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Elizabeth learns more about the truth of his character and the reality of Wickham's character as well. As she tours the grounds, the servant gives her a very favorable account of her master. She declares that many people think he is proud but says she has never seen any evidence of it even though she has known him since he was a boy. She does however, give a negative account of Wickham, and Elizabeth begins to realize she has been deceived by Wickham and has misinterpreted Darcy's actions.
Darcy's surprise appearance further emphasizes this truth. He greets Elizabeth and her aunt and uncle very cordially and is very attentive to them. He inquires of their family, takes interest in what they have to say, and invites the uncle to come and fish on his property. The Gardners themselves are impressed by his manners. Darcy goes on to ask the privilege of introducing Elizabeth to his sister which would have been an extreme compliment to Elizabeth. In short, Elizabeth's total perception of Darcy flips to the opposite of what it previously had been.
When Elizabeth goes to Pemberley, she has already harshly declined Darcy's offer of marriage. However, during her visit, Darcy is polite and attentive to herself and her relatives. In addition, she learns from his sister, his housekeeper, and the townspeople that he is very well-respected and even beloved. This is a new view of Darcy that both challenges Elizabeth's first prejudices but also supports what she learned of her misconceptions from his letter.
Symbolically the chapter shows 'natural beauty'; not grandoise or OTT (compare this to Rosings, for example). The physical, subtle and understated nature of the grounds shows Darcy's ''inherent'' natural beauty. When she sees his statue this is a revelation of his ''true'' self encapsulated.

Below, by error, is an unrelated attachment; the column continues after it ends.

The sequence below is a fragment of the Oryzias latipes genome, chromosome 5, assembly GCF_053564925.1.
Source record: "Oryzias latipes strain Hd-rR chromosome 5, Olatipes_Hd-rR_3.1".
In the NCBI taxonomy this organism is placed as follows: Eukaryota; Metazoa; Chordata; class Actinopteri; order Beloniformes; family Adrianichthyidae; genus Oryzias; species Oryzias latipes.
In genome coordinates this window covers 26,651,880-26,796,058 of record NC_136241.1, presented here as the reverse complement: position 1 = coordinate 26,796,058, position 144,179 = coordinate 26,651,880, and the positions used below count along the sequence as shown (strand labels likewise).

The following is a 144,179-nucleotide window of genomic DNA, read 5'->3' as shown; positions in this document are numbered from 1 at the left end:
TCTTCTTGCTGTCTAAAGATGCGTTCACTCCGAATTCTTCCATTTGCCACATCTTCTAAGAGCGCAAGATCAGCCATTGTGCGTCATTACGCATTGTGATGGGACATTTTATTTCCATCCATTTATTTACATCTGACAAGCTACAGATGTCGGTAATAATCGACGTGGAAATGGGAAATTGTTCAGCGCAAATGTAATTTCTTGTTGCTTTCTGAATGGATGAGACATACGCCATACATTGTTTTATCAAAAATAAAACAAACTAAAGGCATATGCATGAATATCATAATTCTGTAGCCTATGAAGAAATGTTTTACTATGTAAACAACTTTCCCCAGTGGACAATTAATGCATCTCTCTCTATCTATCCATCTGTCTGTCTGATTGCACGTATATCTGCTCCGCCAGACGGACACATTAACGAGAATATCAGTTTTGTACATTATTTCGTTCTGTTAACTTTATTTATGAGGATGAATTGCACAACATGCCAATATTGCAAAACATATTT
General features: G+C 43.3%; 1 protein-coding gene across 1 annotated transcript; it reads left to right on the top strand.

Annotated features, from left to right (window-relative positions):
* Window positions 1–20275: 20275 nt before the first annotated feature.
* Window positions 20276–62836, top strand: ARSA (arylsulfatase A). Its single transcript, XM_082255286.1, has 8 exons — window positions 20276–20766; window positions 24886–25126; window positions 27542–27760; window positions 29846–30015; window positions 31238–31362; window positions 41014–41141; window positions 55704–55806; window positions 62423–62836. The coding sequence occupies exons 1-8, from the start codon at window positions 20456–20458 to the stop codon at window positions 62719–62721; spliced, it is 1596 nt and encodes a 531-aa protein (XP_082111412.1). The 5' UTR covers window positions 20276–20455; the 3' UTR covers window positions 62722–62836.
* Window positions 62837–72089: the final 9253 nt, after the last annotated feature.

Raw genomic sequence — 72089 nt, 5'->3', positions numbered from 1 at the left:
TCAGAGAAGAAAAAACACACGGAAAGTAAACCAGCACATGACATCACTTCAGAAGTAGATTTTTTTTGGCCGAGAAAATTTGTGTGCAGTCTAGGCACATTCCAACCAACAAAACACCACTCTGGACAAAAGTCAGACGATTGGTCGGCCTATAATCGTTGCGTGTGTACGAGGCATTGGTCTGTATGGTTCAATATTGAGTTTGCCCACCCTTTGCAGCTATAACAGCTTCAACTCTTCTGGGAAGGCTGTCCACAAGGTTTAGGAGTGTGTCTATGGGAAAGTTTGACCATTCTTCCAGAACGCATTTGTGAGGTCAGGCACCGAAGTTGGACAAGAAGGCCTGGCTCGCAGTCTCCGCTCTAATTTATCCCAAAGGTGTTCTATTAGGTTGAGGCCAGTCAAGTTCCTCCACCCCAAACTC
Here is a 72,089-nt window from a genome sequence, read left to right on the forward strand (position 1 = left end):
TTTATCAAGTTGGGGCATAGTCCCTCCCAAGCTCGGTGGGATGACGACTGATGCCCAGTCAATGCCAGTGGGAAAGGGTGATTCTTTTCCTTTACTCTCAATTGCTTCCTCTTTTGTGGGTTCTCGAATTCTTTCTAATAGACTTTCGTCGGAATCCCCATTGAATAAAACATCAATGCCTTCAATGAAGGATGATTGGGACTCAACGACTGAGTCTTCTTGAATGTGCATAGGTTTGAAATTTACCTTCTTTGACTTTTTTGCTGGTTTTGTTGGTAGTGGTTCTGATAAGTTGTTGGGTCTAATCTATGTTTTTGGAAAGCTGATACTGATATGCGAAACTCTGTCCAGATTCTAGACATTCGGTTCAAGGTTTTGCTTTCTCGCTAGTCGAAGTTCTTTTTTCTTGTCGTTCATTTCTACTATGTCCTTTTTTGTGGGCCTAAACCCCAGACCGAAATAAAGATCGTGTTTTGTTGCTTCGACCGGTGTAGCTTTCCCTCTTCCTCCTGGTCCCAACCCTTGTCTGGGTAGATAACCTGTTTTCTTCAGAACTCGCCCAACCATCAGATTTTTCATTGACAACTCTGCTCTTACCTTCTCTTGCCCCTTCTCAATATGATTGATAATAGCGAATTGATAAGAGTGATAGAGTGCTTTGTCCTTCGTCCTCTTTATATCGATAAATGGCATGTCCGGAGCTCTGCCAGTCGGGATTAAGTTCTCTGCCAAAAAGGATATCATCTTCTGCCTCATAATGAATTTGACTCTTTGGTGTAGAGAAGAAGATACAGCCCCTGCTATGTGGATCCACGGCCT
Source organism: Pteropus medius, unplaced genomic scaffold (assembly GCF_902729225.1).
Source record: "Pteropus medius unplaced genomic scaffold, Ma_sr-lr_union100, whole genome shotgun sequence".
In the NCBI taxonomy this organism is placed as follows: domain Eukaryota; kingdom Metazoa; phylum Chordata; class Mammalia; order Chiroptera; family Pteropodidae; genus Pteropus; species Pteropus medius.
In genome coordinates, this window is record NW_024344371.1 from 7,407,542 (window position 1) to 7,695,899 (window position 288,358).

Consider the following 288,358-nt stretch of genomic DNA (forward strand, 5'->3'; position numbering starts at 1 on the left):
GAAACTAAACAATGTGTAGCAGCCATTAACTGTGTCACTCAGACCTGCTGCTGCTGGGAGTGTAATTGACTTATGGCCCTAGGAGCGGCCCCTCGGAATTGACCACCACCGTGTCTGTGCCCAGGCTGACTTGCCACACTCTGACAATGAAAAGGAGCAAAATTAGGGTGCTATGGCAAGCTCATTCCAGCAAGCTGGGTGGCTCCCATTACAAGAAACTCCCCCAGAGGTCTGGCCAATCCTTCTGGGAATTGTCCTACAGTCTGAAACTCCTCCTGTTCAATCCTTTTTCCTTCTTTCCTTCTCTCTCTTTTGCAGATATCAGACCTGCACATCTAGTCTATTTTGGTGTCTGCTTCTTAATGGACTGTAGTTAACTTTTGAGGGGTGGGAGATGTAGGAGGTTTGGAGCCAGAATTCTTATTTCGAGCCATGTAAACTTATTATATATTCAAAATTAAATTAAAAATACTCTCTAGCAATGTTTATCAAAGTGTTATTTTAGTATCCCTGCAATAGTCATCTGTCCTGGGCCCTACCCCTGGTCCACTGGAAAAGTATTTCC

There was a sub-genre in the Regency period called 'Great Country House Literature' (Johnson, one of Austen's biggest influences, is included in this genre). It is based on the fact that a house is a 'microorganism' of the person who stays there. So despite his wealth and supposed snobbery he does relish natural, Enlightened beauty.
Also some critics say that when Lizzy crosses the 'simple' bridge this can be interepreted as her 'crossing' over and defeating class boundaries towards him, eventually bringing them both together.
During her visit to Pemberley, Lizzy learns a lot about Darcy. Firstly, she, her aunt and her uncle speak to the housekeeper. She puts a different light on Darcy that other characters have, for example Wickham. She says that Darcy has never said a nasty word to her and is far from proud. This is the opposite of Lizzys first opinion of Darcy (prejudice). Darcy is different towards Lizzy when he sees her, which shows Lizzy that he is like the housekeeper says. She learns how kind he is to his sister, Georgiana.
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